SEC’s Peirce sees room to regulate stablecoins through bank ‘lens’

Some fintech companies support bank-like regulation

Sen. Cynthia Lummis says requiring stablecoin issuers to be insured like depository institutions will serve big banks at the expense of startups. (Tom Williams/CQ Roll Call file photo)
Sen. Cynthia Lummis says requiring stablecoin issuers to be insured like depository institutions will serve big banks at the expense of startups. (Tom Williams/CQ Roll Call file photo)
Posted November 9, 2021 at 7:30am

The Biden administration's recommendation that Congress pass legislation that would require stablecoin issuers to be regulated like banks may make sense for many of those assets, according to Hester Peirce, a Republican commissioner at the Securities and Exchange Commission, and to some stablecoin issuers.

While some Republican lawmakers slammed the recommendation issued in a report from the President’s Working Group on Financial Markets last week, Peirce was less dismissive. Support from regulators such as Peirce may be essential to move the idea forward, especially if Republicans are opposed.

Stablecoins, or digital tokens whose value is tied to national currencies such as the U.S. dollar, are a common way to trade virtual assets, including bitcoin. The President’s Working Group on Financial Markets, a task force of regulators focused on promoting market stability, issued a report on Nov. 1 calling on Congress to move quickly to enact legislation that would install safeguards.

The group — led by Treasury Secretary Janet L. Yellen and including regulators from the Securities and Exchange Commission, the Commodity Futures Trading Commission and the Federal Deposit Insurance Corporation — recommended legislation that would treat stablecoin issuers like banks and require custodial wallet providers, which protect customers' funds and the private keys that users employ to access their crypto, to be subject to federal oversight.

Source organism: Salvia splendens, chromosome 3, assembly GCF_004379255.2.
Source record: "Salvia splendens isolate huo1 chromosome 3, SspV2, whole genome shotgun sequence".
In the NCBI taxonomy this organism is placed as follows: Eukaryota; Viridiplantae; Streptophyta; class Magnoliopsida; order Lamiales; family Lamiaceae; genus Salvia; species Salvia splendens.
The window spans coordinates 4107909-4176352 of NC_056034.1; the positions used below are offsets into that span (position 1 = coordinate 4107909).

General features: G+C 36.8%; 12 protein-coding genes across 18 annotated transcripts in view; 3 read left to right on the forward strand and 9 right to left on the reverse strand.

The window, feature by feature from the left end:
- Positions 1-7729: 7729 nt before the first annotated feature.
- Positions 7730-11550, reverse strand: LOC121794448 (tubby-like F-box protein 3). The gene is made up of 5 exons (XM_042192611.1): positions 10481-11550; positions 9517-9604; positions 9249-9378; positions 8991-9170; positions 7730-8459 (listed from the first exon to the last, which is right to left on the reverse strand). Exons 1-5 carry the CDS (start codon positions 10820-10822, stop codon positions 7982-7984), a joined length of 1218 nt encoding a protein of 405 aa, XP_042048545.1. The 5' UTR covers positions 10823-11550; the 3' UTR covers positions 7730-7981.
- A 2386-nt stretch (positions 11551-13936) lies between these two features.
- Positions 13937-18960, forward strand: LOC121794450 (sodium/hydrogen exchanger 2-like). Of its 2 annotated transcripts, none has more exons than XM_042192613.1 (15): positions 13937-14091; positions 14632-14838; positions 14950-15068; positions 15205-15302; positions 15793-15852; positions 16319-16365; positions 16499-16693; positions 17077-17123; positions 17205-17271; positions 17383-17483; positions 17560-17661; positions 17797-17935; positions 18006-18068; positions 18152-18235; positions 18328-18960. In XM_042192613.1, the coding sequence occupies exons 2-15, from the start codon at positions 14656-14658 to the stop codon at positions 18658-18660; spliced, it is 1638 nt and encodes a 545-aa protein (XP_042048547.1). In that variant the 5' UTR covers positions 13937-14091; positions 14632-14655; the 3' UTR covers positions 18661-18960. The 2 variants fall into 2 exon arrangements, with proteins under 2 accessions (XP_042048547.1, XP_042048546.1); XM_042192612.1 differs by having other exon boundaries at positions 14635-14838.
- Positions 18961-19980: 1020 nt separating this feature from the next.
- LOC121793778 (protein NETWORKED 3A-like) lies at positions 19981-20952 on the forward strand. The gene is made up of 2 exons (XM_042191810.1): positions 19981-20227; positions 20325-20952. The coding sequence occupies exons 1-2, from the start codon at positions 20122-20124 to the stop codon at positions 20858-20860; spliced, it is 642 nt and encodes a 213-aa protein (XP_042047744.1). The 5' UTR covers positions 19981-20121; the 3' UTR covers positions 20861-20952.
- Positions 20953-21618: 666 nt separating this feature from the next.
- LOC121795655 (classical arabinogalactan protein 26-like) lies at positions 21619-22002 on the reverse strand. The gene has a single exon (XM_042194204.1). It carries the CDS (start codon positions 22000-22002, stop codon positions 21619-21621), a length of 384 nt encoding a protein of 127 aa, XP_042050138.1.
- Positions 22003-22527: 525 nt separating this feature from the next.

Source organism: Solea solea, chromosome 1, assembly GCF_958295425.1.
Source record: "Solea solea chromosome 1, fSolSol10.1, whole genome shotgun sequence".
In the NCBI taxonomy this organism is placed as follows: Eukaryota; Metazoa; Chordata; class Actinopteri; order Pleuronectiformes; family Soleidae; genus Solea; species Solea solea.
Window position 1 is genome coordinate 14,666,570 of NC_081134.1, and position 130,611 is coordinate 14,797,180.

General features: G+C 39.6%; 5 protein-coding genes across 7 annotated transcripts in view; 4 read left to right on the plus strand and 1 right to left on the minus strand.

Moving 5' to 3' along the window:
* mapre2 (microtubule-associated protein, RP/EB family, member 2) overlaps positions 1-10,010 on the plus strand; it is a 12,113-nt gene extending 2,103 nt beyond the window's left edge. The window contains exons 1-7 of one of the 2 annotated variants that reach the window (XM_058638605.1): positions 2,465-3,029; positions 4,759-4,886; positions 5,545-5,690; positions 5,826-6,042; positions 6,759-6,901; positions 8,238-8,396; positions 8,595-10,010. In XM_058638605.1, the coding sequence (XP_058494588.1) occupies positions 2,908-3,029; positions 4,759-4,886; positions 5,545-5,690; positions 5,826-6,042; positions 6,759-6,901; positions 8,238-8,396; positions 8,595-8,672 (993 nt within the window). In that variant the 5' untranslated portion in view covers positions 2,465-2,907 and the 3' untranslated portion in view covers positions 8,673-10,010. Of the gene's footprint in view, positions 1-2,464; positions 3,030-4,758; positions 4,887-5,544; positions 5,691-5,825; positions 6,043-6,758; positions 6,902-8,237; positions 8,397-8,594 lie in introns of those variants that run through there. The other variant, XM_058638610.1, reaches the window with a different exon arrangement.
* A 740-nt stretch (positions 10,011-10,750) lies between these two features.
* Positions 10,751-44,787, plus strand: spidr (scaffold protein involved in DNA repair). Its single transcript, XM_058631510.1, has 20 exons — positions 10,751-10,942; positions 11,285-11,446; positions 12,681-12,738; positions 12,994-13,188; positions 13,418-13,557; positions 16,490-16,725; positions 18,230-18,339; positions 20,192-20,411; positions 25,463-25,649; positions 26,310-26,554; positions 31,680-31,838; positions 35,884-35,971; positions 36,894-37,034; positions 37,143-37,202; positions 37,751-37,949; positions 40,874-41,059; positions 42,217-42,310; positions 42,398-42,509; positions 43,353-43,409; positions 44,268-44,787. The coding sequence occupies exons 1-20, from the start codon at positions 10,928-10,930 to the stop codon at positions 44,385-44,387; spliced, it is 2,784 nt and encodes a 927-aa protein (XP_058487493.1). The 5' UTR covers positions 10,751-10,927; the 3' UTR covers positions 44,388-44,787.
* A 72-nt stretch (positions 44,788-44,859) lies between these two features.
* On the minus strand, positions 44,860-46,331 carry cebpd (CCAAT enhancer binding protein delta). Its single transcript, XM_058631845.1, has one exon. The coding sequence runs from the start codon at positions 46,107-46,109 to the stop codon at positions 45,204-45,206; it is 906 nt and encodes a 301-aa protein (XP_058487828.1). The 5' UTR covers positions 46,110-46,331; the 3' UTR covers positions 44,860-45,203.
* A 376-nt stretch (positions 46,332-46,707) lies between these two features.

Peirce said in an interview with CQ Roll Call that it makes sense for a lot of stablecoins to be regulated through a bank "lens." 

“There might be specific facts and circumstances that would suggest that something is within our jurisdiction,” Peirce said. “But generally speaking, I don’t have an issue with bank regulators taking stablecoins into their jurisdiction.”

Ultimately, Peirce said she wants a framework for stablecoins that makes sense and allows them to be used. 

“I think private stablecoins are a good alternative to a central bank digital currency, so whatever regulatory framework is put around them … should recognize that they play a valuable role,” Peirce said. “They now play a valuable role in the crypto world in decentralized finance, but they could play an even more valuable role more broadly in a lot of different ways.”

The task force’s report raises jurisdictional challenges that regulators face when it comes to stablecoins, said Rep. Patrick T. McHenry, R-N.C., the ranking member on the House Financial Services Committee. 

“The Biden administration seems determined to stop innovation in its tracks — harming American consumers and our international competitiveness,” McHenry said after the working group issued its recommendations. “Unfortunately, congressional Democrats and the administration appear committed to blocking technology they don’t understand." 

Republican Sen. Cynthia Lummis of Wyoming, the first senator to publicly acknowledge owning bitcoin, said she agreed with the need for legislation but requiring issuers to be insured like depository institutions is “misguided and wrong.” The group’s recommendation will serve big banks at the expense of startups, she argued.

“As of now, it’s not even clear that FDIC insurance is available for stablecoins,” Lummis said. “There are other, safer ways of achieving the same objectives.”

Many financial technology and crypto companies have said they want responsible innovation and want to embrace regulation, Josh Sterling, a former director of the Commodity Futures Trading Commission’s Market Participants Division, said in an interview. 

“I think a comprehensive, simple, regulatory regime will make sense eventually,” said Sterling, a partner in the financial markets practice at law firm Jones Day. “I wouldn’t say the time is now because the market is dynamically evolving, but there is a place for regulation.”